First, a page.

Arion puts an arm around her, holding her close to him in that caring, protective way of his that has always felt so soothing to her. I know… But who else knows your heart this well, my dear? He leans and presses his lips to her head, stretching the kiss as he speaks with the easiness of one who does not require a mouth to converse. I assure you that there is nothing easy about it.
A touch of his hand to the line of her jaw and she looks up at him, into those black eyes and their silvery lines that seem to hold the whole of the infinite Void. I love you, he says. As I have always loved you. Today or in a thousand years, this will not change. And though there is pain in letting go now, I would rather let my love be generous and live on in whatever form we find for it. His lips curl in a smile. Besides, I like young Gwydion. He has a long and difficult path ahead of him but he will rise to it. As will you by his side – Alma?
She throws her arms around him, her tears rolling freely, released by his words, by the feeling of finality that is this ending of their romance, a love which had been dwindling, fading into time and distance but that nonetheless was there, like an umbilical cord attached to her past, to her growth. The sadness in saying goodbye to it, for as much as this is not a goodbye to Arion and the affection he holds for her, is enough to break the dams of the dream, to awake the slumbering pain of her conscience, of her knowledge of the Wakenworld, of her present, of Nua and her torture. Of Gwydion and the way his soul looked ripped to shreds as if attacked by the claws of some vicious spectral beast. Pain over pain over pain, wave over wave of it mounts and crashes against Alma’s mind, stealing her breath, threatening her sanity. She holds Arion as if he could save her from falling into madness with his touch alone.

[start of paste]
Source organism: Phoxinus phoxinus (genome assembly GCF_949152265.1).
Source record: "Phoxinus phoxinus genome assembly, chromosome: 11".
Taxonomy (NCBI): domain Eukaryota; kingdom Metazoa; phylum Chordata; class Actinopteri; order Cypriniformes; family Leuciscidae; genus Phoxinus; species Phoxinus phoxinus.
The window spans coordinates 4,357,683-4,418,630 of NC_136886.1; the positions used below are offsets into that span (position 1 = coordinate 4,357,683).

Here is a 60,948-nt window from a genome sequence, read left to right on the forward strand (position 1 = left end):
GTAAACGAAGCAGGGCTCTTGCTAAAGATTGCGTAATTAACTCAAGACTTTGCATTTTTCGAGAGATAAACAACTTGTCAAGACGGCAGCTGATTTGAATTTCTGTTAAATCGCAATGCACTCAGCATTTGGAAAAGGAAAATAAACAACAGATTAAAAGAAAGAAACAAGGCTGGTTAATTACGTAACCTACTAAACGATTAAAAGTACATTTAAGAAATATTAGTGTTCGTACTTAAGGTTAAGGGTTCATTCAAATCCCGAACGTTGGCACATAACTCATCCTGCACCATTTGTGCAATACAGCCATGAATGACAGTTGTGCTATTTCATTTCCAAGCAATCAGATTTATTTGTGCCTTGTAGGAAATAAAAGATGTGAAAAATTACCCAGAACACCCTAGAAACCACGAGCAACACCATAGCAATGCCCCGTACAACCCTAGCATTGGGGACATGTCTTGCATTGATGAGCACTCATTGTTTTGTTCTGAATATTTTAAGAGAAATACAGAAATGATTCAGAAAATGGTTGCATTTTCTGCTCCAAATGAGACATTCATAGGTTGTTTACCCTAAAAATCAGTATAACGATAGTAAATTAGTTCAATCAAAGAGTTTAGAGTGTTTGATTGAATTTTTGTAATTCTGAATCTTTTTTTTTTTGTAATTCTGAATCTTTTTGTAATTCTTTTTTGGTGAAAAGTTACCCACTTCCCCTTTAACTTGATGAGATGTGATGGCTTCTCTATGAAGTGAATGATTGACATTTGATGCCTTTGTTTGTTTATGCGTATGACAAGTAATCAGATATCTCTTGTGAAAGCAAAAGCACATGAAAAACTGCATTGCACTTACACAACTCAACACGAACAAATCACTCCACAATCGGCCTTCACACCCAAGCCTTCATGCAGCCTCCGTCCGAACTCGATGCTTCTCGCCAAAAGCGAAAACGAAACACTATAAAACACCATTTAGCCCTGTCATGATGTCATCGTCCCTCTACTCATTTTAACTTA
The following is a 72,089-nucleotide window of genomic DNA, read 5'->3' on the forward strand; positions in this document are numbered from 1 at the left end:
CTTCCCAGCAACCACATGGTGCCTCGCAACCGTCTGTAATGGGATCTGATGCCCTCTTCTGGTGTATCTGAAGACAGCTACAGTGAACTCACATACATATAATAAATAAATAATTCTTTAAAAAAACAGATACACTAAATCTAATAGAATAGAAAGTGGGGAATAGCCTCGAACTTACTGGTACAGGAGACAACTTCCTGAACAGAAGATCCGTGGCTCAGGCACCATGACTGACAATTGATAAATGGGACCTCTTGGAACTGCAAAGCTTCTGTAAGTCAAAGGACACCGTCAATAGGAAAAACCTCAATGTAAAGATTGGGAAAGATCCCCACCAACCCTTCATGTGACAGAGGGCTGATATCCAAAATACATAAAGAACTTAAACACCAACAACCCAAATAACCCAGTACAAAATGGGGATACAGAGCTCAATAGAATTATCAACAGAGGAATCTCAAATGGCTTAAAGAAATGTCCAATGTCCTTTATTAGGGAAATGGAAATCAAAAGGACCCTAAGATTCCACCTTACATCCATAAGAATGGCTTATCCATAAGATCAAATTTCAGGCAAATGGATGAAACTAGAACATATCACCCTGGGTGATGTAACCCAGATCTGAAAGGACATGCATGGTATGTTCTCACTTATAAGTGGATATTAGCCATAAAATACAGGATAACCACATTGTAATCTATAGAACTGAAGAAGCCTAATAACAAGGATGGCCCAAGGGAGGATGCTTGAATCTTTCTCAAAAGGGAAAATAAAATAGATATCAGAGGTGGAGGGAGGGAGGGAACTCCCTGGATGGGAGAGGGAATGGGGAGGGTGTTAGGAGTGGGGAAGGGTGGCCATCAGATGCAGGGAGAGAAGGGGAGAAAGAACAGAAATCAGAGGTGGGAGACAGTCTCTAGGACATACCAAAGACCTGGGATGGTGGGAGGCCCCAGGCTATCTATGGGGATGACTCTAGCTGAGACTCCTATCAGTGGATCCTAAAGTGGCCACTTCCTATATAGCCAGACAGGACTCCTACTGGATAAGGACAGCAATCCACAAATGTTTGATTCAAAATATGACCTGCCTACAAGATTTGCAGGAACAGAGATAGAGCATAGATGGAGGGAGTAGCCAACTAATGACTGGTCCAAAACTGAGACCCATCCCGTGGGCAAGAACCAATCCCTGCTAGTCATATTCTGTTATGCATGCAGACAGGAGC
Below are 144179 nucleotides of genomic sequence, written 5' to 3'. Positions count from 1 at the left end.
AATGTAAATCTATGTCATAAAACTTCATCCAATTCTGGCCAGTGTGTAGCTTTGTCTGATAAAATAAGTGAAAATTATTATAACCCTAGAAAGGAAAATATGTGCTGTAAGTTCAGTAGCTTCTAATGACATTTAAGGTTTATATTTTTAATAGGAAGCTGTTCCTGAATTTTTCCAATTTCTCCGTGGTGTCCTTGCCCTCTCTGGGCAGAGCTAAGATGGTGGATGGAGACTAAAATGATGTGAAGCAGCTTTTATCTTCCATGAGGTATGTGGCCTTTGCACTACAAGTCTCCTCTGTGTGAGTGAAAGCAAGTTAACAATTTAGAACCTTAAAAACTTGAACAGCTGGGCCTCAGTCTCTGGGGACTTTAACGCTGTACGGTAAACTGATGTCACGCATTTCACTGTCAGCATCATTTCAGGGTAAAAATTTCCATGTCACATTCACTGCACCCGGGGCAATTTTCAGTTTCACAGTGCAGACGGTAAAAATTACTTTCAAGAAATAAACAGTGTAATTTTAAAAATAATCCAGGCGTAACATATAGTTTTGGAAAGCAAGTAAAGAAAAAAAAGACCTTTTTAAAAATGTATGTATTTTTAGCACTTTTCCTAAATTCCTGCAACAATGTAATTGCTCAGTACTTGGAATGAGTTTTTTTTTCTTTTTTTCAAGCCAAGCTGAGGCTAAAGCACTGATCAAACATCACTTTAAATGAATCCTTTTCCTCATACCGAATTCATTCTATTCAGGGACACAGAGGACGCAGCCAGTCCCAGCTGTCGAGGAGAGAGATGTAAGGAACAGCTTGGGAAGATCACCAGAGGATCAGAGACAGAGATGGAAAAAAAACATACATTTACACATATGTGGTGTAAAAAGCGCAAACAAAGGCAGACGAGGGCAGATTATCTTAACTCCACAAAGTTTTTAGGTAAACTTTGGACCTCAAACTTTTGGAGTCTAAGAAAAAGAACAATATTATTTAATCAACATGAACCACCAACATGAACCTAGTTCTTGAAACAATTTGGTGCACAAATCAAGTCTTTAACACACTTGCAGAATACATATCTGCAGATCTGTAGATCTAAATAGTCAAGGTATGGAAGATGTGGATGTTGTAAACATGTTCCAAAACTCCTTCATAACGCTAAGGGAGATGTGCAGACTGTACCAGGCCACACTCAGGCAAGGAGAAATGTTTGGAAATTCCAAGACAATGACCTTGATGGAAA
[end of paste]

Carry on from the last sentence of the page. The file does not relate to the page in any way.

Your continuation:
Alma, what happened? he asks, concerned, his arms folding to wrap around her. None of this can be making you suffer so. We both felt it coming. Speak to me. Why is your mind in such poor condition?
We went after Sky, Alma replies before she remembers that Arion may not recall one dream in millions. After my friend that you found being tortured and told Gwydion about. And it–
She hides her face against him, the fact that he can read her mind the only thing making their conversation possible through her convulsive sobbing. They did terrible things. To all of us.
He holds her, quietly, letting her cry freely until the strong and reliable affection of his embrace wins over her momentary burst of anguish and grief. Eventually, he says. You are safe here. Do you need help in the Waken World?
Alma shakes her head against his chest. No… We made it out though I don’t know how. She feels her throat well up with the excess water that her eyes are draining into her nose. She…she gave them terrible dreams. Stole my body. Tried to bind my soul to my sword.
The dreams must have been the disturbance I sensed, Arion notes absentmindedly. But by the time I reached it, it was gone. He strokes her hair reassuringly when a whimper escapes her lips. Now, now… It is over. It is all over. And you are safe.
She straightens to look at him, feeling her eyes burning and swollen from the tears. Can you…can you sense them? Any of them?
The question makes Arion look up, at the sky, his ears twitching slightly as if he is listening to the sounds of every dream being dreamt. Gwydion sleeps. The others are beyond my reach.
Please, spare him from nightmares, she pleads.
The humble, heartfelt request has Arion looking down at her again, a small and sad smile on his face. He sleeps in a blissful void of thought. No dreams good or bad will disturb him. The Void Rider kisses Alma’s forehead, gently, lovingly. And no nightmares will disturb you. I will keep watch over your mind and theirs. And whenever they are open to my influence, you will dream of nothing but peaceful days like this. Though I cannot promise that this will be the case every night.
The goddess closes her eyes at his kiss. Thank you, nonetheless. That you would take care of them… It means the world to me. She shakes her head, breathing a sigh. I don’t know… how we will heal from this.
I knew when I met you, Arion tells her, his cheek grazing the ridge of her brow, that within the subdued young lady hid an untameable strength. I gave my heart to it. And still, my love, it amazes me how very nearly indestructible you are. She feels his cheek rise with the gentle curling of his sips. You will heal. There will be pain and anger and fear. But you will rise again. And you will be just as strong as they need you to be.